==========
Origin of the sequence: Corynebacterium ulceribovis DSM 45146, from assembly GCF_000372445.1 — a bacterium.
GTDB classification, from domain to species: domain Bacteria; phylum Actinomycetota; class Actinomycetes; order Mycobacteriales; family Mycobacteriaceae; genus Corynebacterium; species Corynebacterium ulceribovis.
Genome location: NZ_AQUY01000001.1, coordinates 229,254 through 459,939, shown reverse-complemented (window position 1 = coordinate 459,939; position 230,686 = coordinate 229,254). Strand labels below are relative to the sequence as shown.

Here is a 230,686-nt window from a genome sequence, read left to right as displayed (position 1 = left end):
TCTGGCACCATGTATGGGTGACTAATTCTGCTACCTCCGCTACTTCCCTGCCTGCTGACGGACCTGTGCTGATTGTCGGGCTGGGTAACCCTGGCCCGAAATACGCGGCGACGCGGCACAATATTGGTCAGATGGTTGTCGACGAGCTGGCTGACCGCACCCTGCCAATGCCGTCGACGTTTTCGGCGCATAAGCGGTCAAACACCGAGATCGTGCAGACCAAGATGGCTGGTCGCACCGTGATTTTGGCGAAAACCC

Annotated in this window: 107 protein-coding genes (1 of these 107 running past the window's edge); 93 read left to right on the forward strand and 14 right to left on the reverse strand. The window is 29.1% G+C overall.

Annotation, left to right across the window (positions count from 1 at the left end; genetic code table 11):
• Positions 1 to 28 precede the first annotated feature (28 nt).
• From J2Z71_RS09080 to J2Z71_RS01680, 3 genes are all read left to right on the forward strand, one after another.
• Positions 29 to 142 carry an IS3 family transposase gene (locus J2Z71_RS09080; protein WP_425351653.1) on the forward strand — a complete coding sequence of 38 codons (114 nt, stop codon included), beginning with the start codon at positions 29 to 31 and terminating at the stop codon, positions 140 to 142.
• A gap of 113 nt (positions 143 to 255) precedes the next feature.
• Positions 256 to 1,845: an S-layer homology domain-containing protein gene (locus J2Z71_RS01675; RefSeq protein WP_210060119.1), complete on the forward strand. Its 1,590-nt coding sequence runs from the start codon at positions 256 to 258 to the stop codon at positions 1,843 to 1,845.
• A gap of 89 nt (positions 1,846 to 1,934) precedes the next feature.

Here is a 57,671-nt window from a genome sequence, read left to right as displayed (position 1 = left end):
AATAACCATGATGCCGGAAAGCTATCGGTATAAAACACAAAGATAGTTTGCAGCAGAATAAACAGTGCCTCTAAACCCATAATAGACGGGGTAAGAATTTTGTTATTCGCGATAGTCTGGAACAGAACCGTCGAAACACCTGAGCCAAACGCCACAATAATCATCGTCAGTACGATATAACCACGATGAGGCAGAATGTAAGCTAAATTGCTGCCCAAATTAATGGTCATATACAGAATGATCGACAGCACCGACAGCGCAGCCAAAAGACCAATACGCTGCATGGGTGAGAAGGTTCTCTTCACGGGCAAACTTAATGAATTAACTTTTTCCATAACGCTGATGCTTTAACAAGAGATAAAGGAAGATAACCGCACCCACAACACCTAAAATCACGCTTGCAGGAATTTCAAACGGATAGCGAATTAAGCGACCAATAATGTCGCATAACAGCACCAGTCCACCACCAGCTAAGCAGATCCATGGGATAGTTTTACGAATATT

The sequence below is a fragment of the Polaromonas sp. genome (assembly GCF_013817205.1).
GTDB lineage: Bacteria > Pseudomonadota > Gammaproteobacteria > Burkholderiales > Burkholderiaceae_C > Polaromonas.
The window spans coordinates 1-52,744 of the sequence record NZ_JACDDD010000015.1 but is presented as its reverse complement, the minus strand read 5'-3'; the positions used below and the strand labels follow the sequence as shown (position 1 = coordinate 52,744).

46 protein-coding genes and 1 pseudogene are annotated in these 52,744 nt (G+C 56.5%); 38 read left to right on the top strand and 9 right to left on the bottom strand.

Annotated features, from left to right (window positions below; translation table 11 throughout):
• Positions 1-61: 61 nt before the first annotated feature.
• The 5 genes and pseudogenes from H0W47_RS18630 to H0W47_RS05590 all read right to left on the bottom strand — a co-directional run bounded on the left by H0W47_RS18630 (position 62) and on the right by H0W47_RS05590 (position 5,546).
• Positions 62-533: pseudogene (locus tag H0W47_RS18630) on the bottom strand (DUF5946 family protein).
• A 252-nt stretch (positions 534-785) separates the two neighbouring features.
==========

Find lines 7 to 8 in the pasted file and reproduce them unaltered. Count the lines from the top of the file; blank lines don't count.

Annotation, left to right across the window (positions count from 1 at the left end; genetic code table 11):
• Positions 1 to 28 precede the first annotated feature (28 nt).